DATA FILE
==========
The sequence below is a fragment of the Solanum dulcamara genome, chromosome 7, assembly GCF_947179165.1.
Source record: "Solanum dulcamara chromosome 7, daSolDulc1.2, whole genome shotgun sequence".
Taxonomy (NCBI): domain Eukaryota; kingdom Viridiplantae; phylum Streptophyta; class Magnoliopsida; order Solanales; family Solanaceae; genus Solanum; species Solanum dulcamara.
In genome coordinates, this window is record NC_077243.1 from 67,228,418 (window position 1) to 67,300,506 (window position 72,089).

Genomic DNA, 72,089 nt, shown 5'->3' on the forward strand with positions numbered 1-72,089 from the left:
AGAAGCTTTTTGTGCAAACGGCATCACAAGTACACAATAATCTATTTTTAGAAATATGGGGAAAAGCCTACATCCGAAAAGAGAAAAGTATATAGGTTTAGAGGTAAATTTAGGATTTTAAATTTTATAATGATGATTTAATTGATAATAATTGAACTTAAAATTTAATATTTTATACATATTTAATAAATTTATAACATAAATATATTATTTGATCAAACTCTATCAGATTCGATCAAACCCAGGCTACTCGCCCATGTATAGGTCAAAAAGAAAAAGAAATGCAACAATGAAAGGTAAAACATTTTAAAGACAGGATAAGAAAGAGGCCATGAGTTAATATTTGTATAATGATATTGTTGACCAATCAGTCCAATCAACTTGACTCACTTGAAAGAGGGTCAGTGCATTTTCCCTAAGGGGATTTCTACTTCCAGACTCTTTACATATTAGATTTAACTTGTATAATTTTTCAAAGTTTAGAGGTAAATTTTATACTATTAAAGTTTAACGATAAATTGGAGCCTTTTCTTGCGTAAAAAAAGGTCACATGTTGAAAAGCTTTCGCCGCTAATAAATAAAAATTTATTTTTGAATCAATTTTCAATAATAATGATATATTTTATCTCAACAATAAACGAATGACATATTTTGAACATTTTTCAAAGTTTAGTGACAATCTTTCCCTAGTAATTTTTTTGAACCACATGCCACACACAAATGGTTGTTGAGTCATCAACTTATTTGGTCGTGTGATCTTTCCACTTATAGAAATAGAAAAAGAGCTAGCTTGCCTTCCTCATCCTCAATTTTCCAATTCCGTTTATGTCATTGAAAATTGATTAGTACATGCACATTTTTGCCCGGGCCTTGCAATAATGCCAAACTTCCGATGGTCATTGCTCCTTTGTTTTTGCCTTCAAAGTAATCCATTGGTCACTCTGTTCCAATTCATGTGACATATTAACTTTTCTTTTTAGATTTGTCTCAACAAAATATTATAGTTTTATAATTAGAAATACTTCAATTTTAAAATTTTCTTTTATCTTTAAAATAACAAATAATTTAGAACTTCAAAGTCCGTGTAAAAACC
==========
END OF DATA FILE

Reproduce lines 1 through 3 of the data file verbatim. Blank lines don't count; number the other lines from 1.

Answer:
The sequence below is a fragment of the Solanum dulcamara genome, chromosome 7, assembly GCF_947179165.1.
Source record: "Solanum dulcamara chromosome 7, daSolDulc1.2, whole genome shotgun sequence".
Taxonomy (NCBI): domain Eukaryota; kingdom Viridiplantae; phylum Streptophyta; class Magnoliopsida; order Solanales; family Solanaceae; genus Solanum; species Solanum dulcamara.